[Malmédy, Belgium] Oct.

,  My Dearest Letty: Well, I hope I have time to finish this, but a guy never knows. Anyway, I just had a flock of letters from you and a few other people and it is high time I tried to answer some of them. Everyone except you and the family has about quit writing to me. They can’t remember to write if I don’t answer their letters, and that is not always possible. Say, you should have been with us a couple of days ago. It was Jim Modlin’s wedding anniversary, and we had to do a bit of celebrating. So we did it with a dinner. We are staying in an abandoned farmhouse just now, so we had a stove. One of the boys acquired three fryer chickens for the occasion, and we did them in grand Southern style. I must break down and modestly confess that I am not a bad cook when it comes to preparing fried chicken. (But I cannot compare with your mother, of course. You may tell her that truthfully.) Anyway, we fixed up quite a tasty meal. We had genuine milk gravy (we also have a cow, which we milk twice a day), salad, cheese, onion, French-fried potatoes, milk and coffee, toast and jam. It was very good. The best part of it was that some of the boys discovered a white tablecloth, so we ate from China plates on a nice clean table. And to add a bit of the feminine touch, some guy produced two big beautiful dolls (one blonde and one brunette) and set them up on either side of Jim’s plate. A party is a dull affair without girls, you know, and the dolls were the best we could do. There was only one hitch to the whole party. While we were lingering over our coffee and cigarettes, the jerries opened up with their artillery. One shell landed on a side room of the house and blew the roof away. It knocked soot into all our coffee and we had to pour out a gallon of good milk. They have very bad manners about such things. (Naughty boys!) We had a good house when we moved in, but the usable part of it is getting smaller by the day. The roof is gone from one room, and the artillery knocks out the windows from a new room almost every day. Very soon now, we shall have only the cellar. Luckily, that has no windows, and there seems to be no way for the shells to damage it.

The Siegfried Line



I was pleased to learn that you would probably go to work at Russellville before long. It is a pleasant little town, and you should enjoy working there more than at Kansas City or Fort Smith. Then, too, you will be easier to find when the war is over. Hope you don’t mind my starting this note with ink and finishing with pencil. My ink supply is exhausted and there is no drugstore on the corner. Love Always, Leland

[Belgian border, near Aachen, Germany] Oct. ,  My Dearest Letty: Since I have time to write a little today, I hope you won’t mind my using wrapping paper for stationery. It is all I have and they say the American Army is supposed to be good at improvising. That is, we do the best we can with what we have. Things are going pretty good here, but it is still as muddy as the Delta country. It rains regularly, but that is to be expected. Otherwise, conditions are good. Chow is plentiful, and we even get plenty of cigarettes. Writing paper is not so plentiful, but we get plenty of envelopes. My only complaint is that I cannot get a new pipe. I only have one now and, being a bit on the absent-minded side, I keep it lost half the time. Oh yes, they finally took the Fifth Armored Division off the “secret” list and admitted that we were in the war. Gave us quite a write-up in the paper, too. They told how we gained  miles in our first  days in action, and listed many of the towns we had captured. They also gave this division credit for being the first Allied troops to enter Germany. I intended to send you the story but lost the paper. I suppose you are working again, but I can only guess at that. Your letters have been scrambled as to the dates, and many of them have not arrived. It is like missing several installments in a serial story or movie. I simply have to guess at what transpired in the preceding chapters.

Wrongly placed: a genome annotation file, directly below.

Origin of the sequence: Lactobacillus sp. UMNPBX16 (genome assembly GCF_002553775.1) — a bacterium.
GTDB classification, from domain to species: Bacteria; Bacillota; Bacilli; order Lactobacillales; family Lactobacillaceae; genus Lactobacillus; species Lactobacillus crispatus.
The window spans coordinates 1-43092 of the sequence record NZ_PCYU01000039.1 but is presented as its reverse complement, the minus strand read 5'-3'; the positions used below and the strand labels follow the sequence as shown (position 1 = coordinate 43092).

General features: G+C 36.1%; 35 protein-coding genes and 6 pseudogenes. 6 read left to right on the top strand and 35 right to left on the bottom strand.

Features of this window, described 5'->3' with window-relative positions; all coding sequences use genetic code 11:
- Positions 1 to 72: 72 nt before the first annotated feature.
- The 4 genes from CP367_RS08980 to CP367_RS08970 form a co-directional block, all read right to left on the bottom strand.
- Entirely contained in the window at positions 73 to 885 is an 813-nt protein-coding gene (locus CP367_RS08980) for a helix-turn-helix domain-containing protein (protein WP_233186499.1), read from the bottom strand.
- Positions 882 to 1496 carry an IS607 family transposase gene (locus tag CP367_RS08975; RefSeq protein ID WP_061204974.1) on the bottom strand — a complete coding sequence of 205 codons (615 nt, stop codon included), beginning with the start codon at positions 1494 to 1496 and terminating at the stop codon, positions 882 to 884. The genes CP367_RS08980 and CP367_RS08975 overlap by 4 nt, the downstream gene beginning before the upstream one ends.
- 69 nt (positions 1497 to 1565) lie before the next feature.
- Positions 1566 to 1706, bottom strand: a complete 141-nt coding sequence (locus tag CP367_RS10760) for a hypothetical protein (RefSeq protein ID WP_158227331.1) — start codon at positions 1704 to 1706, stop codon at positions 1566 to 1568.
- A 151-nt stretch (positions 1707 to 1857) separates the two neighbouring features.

Dearest Letty


Guess mine are the same, but the saving feature is that nothing happens in my letters. The only point I don’t want you to forget is that I am still in love with you. Remember that and even if all my letters fail to arrive you have missed nothing. Love Always, Leland

[Heerlen, The Netherlands] Oct. ,  My Dearest Letty: Well, here it is almost the middle of October and Saturday, too, but I have not seen a single football game this year. Tragic, isn’t it? But if I were home we would see one today. That is not so bad. Football can wait. But for several days I don’t even get a letter. Can you imagine that? And all the time you complain that you cannot get mail. We both seem to be in the same boat. I just learned that Ardis shipped out for overseas some place. Don’t know where he is going, but his postoffice is New York so he might be on his way to Europe. I am investigating to see if it is possible to send you a box of souvenirs, etc., which I have collected. They are all utterly worthless, I suppose. I could get nothing of any special value, but you might want to take a look at some of them. I have a few coins from various countries, including England, Hong Kong, Belgium, Germany, Holland and Luxembourg. Also have a couple of decorations of honor for Nazi soldiers and even an identification button for a Nazi underground worker from Miami. But I don’t think he will ever get back to Miami, so I am sure he won’t need the button again. Guess I might as well call this off. I have quite a cold (had a chill last night) so the thinking wheels in my head simply won’t go. Will try to be better when I write again. Love Always, Leland

The Siegfried Line



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